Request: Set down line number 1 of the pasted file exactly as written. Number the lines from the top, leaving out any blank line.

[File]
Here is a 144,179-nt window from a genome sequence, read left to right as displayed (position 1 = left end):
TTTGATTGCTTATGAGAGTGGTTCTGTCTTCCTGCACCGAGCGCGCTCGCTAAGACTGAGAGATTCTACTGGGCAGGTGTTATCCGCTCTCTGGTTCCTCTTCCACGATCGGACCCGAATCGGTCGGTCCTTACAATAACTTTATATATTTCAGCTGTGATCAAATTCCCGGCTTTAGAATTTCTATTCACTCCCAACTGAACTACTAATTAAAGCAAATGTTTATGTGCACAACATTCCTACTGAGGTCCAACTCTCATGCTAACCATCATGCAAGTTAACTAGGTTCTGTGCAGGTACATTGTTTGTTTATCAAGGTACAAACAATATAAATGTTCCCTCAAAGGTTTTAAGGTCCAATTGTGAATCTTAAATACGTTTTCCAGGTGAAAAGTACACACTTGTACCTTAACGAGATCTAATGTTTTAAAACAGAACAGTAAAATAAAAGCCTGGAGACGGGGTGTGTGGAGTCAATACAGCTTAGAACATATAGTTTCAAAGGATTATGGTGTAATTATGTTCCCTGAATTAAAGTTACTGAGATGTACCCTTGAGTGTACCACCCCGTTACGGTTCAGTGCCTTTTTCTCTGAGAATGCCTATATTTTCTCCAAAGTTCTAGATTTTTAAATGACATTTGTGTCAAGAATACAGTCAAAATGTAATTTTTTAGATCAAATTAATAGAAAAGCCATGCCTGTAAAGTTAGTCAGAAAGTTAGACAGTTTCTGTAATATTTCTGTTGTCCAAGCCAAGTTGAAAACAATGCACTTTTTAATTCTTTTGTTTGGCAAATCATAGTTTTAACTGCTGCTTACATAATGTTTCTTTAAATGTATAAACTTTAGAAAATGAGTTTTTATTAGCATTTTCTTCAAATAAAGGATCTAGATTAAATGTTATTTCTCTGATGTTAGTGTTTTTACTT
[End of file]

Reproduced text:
Here is a 144,179-nt window from a genome sequence, read left to right as displayed (position 1 = left end):